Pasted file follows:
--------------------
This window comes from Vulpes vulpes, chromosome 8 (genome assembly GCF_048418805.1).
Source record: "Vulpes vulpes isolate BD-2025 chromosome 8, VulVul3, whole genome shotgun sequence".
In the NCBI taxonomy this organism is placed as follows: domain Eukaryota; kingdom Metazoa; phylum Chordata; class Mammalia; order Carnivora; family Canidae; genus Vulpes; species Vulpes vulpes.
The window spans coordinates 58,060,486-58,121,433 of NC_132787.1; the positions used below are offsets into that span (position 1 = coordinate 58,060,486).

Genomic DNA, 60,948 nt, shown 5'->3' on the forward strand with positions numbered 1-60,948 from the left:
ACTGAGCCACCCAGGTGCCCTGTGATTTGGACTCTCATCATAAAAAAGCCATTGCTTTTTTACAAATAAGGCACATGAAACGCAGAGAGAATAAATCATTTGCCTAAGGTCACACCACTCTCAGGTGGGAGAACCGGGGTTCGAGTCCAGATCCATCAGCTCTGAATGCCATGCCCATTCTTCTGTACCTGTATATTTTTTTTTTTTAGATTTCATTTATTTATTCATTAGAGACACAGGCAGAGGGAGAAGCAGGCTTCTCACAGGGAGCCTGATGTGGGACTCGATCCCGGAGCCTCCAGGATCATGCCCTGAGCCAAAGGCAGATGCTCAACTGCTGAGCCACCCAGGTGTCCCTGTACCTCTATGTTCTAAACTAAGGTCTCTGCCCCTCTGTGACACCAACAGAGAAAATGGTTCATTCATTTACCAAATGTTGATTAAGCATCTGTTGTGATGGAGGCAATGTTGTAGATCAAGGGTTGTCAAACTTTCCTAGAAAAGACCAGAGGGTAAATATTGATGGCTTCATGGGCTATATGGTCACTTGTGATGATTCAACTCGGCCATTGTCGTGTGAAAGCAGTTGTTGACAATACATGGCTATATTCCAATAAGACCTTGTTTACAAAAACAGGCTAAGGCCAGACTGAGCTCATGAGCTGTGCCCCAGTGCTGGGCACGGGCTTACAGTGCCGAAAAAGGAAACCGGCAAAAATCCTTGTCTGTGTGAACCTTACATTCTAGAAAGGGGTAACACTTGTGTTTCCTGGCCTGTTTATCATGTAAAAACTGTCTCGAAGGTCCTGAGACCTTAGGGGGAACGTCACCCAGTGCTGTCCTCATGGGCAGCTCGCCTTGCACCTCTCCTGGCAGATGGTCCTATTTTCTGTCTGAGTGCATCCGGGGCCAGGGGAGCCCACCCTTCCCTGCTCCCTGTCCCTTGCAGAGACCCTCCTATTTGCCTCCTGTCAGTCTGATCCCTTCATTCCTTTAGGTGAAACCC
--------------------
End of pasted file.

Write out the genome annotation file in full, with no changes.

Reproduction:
This window comes from Vulpes vulpes, chromosome 8 (genome assembly GCF_048418805.1).
Source record: "Vulpes vulpes isolate BD-2025 chromosome 8, VulVul3, whole genome shotgun sequence".
In the NCBI taxonomy this organism is placed as follows: domain Eukaryota; kingdom Metazoa; phylum Chordata; class Mammalia; order Carnivora; family Canidae; genus Vulpes; species Vulpes vulpes.
The window spans coordinates 58,060,486-58,121,433 of NC_132787.1; the positions used below are offsets into that span (position 1 = coordinate 58,060,486).

Genomic DNA, 60,948 nt, shown 5'->3' on the forward strand with positions numbered 1-60,948 from the left:
ACTGAGCCACCCAGGTGCCCTGTGATTTGGACTCTCATCATAAAAAAGCCATTGCTTTTTTACAAATAAGGCACATGAAACGCAGAGAGAATAAATCATTTGCCTAAGGTCACACCACTCTCAGGTGGGAGAACCGGGGTTCGAGTCCAGATCCATCAGCTCTGAATGCCATGCCCATTCTTCTGTACCTGTATATTTTTTTTTTTTAGATTTCATTTATTTATTCATTAGAGACACAGGCAGAGGGAGAAGCAGGCTTCTCACAGGGAGCCTGATGTGGGACTCGATCCCGGAGCCTCCAGGATCATGCCCTGAGCCAAAGGCAGATGCTCAACTGCTGAGCCACCCAGGTGTCCCTGTACCTCTATGTTCTAAACTAAGGTCTCTGCCCCTCTGTGACACCAACAGAGAAAATGGTTCATTCATTTACCAAATGTTGATTAAGCATCTGTTGTGATGGAGGCAATGTTGTAGATCAAGGGTTGTCAAACTTTCCTAGAAAAGACCAGAGGGTAAATATTGATGGCTTCATGGGCTATATGGTCACTTGTGATGATTCAACTCGGCCATTGTCGTGTGAAAGCAGTTGTTGACAATACATGGCTATATTCCAATAAGACCTTGTTTACAAAAACAGGCTAAGGCCAGACTGAGCTCATGAGCTGTGCCCCAGTGCTGGGCACGGGCTTACAGTGCCGAAAAAGGAAACCGGCAAAAATCCTTGTCTGTGTGAACCTTACATTCTAGAAAGGGGTAACACTTGTGTTTCCTGGCCTGTTTATCATGTAAAAACTGTCTCGAAGGTCCTGAGACCTTAGGGGGAACGTCACCCAGTGCTGTCCTCATGGGCAGCTCGCCTTGCACCTCTCCTGGCAGATGGTCCTATTTTCTGTCTGAGTGCATCCGGGGCCAGGGGAGCCCACCCTTCCCTGCTCCCTGTCCCTTGCAGAGACCCTCCTATTTGCCTCCTGTCAGTCTGATCCCTTCATTCCTTTAGGTGAAACCC